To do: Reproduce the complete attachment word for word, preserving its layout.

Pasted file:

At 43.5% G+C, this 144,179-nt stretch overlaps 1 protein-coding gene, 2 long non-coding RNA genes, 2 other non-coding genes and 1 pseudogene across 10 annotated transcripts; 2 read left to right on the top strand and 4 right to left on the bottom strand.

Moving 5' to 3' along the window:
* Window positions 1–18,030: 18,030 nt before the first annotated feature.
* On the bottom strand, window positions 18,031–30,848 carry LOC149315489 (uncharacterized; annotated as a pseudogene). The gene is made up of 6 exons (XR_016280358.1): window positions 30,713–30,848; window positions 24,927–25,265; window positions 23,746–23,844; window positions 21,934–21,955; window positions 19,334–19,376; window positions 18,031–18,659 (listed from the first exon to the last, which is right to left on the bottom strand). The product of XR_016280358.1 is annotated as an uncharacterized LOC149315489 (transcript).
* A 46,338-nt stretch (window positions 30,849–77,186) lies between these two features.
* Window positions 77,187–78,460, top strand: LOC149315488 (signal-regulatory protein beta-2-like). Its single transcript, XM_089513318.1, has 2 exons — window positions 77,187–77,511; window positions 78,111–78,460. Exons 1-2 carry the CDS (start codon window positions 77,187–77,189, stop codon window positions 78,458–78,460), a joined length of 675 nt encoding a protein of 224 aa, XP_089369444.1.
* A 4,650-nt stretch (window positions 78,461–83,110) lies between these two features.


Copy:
At 43.5% G+C, this 144,179-nt stretch overlaps 1 protein-coding gene, 2 long non-coding RNA genes, 2 other non-coding genes and 1 pseudogene across 10 annotated transcripts; 2 read left to right on the top strand and 4 right to left on the bottom strand.

Moving 5' to 3' along the window:
* Window positions 1–18,030: 18,030 nt before the first annotated feature.
* On the bottom strand, window positions 18,031–30,848 carry LOC149315489 (uncharacterized; annotated as a pseudogene). The gene is made up of 6 exons (XR_016280358.1): window positions 30,713–30,848; window positions 24,927–25,265; window positions 23,746–23,844; window positions 21,934–21,955; window positions 19,334–19,376; window positions 18,031–18,659 (listed from the first exon to the last, which is right to left on the bottom strand). The product of XR_016280358.1 is annotated as an uncharacterized LOC149315489 (transcript).
* A 46,338-nt stretch (window positions 30,849–77,186) lies between these two features.
* Window positions 77,187–78,460, top strand: LOC149315488 (signal-regulatory protein beta-2-like). Its single transcript, XM_089513318.1, has 2 exons — window positions 77,187–77,511; window positions 78,111–78,460. Exons 1-2 carry the CDS (start codon window positions 77,187–77,189, stop codon window positions 78,458–78,460), a joined length of 675 nt encoding a protein of 224 aa, XP_089369444.1.
* A 4,650-nt stretch (window positions 78,461–83,110) lies between these two features.